Photo Credit: Jaco Pretorius,

Part One of a Five-Part Series on Patience in Relationships

Endurance means both “bearing hardship,” which can be negative, and “staying power,” which can be positive.

Endurance is an aspect of patience and perseverance but it can mean both pluck as well as resignation.

Everyone who lives long enough and has relationships with anyone has the experience of enduring something.

Which Way Do You See Your Endurance?

First, what’s the outcome of the situation you feel you need to endure? Will your actions cause a positive result–greater good in yourself, your family, or the world? Do you think it’ll increase healing, opportunity, or a spiritual level of happiness? Will the situation result in negatives (such as pain or humiliation)?

Enduring something for a good cause is different from enduring poor treatment from either a person, organization, or system. Your judgment and self-image determine whether something should be endured, ended, or fought. What’s your situation? Who are you?

Which Way Do You See Yourself?

“We see the world, not as it is, but as we are──or, as we are conditioned to see it.”

― Stephen R. CoveyThe 7 Habits of Highly Effective People: Powerful Lessons in Personal Change

Any experience can be a grueling hardship or a demonstration of your staying power in your relationship with yourself.

How do you feel when part of your body does something you don’t want it to do? It could be a persistent pimple, loss of hearing, or eyes that no longer function the way they used to. How do people behave who have disabled children or spouses who need constant care? Are they models of inspiration or people to avoid because of their depressing attitude? Can you see yourself as one of them?

People train for marathons and endure pain, sometimes loss of companionship, and financial hardship to achieve a goal. They choose the goal and are willing to pay the price to achieve it.  Service members endure discomfort to train so they can protect others. Is that you?  Are you happy?

How Do You Decide What You Should Endure?

What do you think you deserve in your relationships with others? Are you sometimes in situations that are unpleasant but that you feel you must endure for a short or longer time? Are those situations the story of your life? Are they normal for you?  Do you talk about them constantly? Does that way of life make you happy? 

That might be level-one energy in Bruce D Schneider’s energetic self-perception system. People at that level don’t realize the power they actually have. At higher levels, you can experience that same set of circumstances as an opportunity to flex a spiritual muscle.

Enduring suffering, embarrassment, humiliation, fear, or continued discomfort from an individual because it gives that individual pleasure doesn’t make the world a better place. If you’re in a relationship and wondering if you should continue to endure hardship, you should probably get help to evaluate your situation and your options. Can someone in your family offer clarity? There are resources online, in social service agencies, schools, medical facilities, and other places. You can contact me or other coaches and counselors.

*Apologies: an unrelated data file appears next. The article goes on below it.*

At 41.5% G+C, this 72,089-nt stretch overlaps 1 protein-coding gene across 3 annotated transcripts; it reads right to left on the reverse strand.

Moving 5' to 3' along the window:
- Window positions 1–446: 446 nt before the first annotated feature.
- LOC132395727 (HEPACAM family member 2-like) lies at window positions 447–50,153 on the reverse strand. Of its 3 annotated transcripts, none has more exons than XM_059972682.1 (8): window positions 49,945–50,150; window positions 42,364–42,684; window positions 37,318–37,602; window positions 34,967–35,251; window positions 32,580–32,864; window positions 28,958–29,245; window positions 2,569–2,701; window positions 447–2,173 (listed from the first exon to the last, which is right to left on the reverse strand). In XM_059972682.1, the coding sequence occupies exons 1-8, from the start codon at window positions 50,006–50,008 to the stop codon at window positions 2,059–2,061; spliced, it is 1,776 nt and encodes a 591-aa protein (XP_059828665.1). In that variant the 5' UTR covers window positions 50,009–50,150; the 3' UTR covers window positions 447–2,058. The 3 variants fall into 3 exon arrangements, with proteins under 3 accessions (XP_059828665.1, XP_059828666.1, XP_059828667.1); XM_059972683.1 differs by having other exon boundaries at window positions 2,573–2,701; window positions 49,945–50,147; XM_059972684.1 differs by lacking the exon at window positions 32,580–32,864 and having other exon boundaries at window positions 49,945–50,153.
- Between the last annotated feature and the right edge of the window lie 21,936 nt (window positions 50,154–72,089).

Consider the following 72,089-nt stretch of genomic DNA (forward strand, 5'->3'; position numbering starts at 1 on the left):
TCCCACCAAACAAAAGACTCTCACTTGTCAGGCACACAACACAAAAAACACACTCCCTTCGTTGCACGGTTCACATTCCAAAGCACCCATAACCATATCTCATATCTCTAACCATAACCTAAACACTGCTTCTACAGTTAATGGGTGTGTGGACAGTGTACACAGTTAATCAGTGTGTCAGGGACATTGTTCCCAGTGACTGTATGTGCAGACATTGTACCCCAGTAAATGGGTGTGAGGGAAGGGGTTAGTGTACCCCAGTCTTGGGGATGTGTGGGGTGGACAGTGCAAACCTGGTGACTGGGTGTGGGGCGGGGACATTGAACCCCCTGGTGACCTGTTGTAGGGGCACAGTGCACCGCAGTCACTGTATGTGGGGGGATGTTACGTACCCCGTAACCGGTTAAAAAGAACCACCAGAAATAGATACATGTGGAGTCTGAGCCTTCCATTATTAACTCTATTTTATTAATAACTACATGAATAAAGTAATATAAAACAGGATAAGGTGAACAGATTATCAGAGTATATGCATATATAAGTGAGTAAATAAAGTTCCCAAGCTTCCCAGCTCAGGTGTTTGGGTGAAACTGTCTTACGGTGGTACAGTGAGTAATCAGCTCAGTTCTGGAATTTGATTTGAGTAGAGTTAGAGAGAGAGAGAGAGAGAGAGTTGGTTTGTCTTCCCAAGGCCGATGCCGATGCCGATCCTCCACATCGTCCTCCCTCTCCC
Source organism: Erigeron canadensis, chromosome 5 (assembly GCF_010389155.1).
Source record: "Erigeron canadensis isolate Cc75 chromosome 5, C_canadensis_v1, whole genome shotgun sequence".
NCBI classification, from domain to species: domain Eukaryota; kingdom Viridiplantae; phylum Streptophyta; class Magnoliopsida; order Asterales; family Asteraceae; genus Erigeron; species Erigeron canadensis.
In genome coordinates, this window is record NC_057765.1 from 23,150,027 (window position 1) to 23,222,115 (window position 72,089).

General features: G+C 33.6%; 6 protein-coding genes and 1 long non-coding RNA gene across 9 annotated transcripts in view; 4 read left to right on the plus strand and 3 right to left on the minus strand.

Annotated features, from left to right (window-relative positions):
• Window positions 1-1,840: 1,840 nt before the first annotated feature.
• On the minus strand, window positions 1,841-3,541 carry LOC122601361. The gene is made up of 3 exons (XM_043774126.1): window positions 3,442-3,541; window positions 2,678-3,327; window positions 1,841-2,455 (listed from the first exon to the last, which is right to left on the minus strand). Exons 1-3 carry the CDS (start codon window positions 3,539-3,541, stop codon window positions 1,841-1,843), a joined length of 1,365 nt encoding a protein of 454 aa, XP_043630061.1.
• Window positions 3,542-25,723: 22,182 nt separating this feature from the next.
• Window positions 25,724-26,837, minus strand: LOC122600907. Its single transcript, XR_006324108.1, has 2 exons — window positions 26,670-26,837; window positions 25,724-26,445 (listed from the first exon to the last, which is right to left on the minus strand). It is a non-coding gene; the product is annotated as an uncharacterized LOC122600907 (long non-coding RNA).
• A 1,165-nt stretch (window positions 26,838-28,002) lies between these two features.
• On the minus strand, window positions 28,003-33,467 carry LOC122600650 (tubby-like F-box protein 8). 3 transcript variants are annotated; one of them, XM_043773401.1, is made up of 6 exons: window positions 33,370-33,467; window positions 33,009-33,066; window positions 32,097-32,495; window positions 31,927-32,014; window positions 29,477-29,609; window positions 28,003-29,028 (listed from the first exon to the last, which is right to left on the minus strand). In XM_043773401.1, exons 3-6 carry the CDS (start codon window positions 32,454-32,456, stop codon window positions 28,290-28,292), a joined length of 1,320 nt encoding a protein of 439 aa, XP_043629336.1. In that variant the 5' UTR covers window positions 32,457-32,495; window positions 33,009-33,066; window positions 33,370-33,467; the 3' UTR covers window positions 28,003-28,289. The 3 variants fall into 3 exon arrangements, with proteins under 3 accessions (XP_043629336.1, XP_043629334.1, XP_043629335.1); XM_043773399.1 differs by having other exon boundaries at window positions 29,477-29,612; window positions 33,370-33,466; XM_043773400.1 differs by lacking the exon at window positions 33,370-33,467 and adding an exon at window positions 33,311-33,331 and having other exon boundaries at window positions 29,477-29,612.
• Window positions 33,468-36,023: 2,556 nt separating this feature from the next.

Do You Need to Show People They Can’t “Mess” With You?

Which situations that require patience and endurance make you angry? Is your first response finding someone to fight? Do you argue with doctors, store owners, or whoever you think caused the problem before seeing the issue from their point of view?

In situations where there’s an injustice, anger and confrontation can combine with level five reconciliation, level four service, and level six and seven altruism to create the kind of love-motivated change that revolutionizes the world.

By itself, though, that instant instinct toward conflict can do the opposite, and radiate negative, level-two energy only designed to make those around you fearful. If you’d like more information on these levels of self-perception, contact me. You can gain life-affirming insight into your behavior!

How Much Would You Endure to Promote the Greater Good?

Injustice and oppression from a society, system, or individual often continue until enough people decide not to endure it any longer. The most successful changes occur when the urge to fight is used as fuel for the need to find positive outcomes for all involved (level five) and the necessity for loving both the oppressed and the oppressor (level 6).

Mahatma Gandhi and the Rev. Dr. Martin Luther King Jr. are good examples of a refusal to endure oppression while refusing to oppress. They changed perceptions, societies, and systems so that more people are recognized as equal to each other in terms of protection under law and access to opportunities. They endured personal suffering from those systems–being ridiculed, jailed, bombed, and worse–in the course of working to eliminate personal suffering for millions. Is that your situation?

You Decide

Your personal and intimate relationships often affect your life the most. In the same day, with the same people, there can be situations you feel should be endured and others where you say, “Enough!”

You’re the determining factor, not the other person, because only you can change your behavior. You can choose whether the situation should spark persistence with a calm faith in the outcome, resistance, refusal to participate, or realization of a great opportunity.

If you need help sorting out your response to life situations, contact me and we can work together to build clarity that creates possibilities.

Photo Credit: Jaco Pretorius,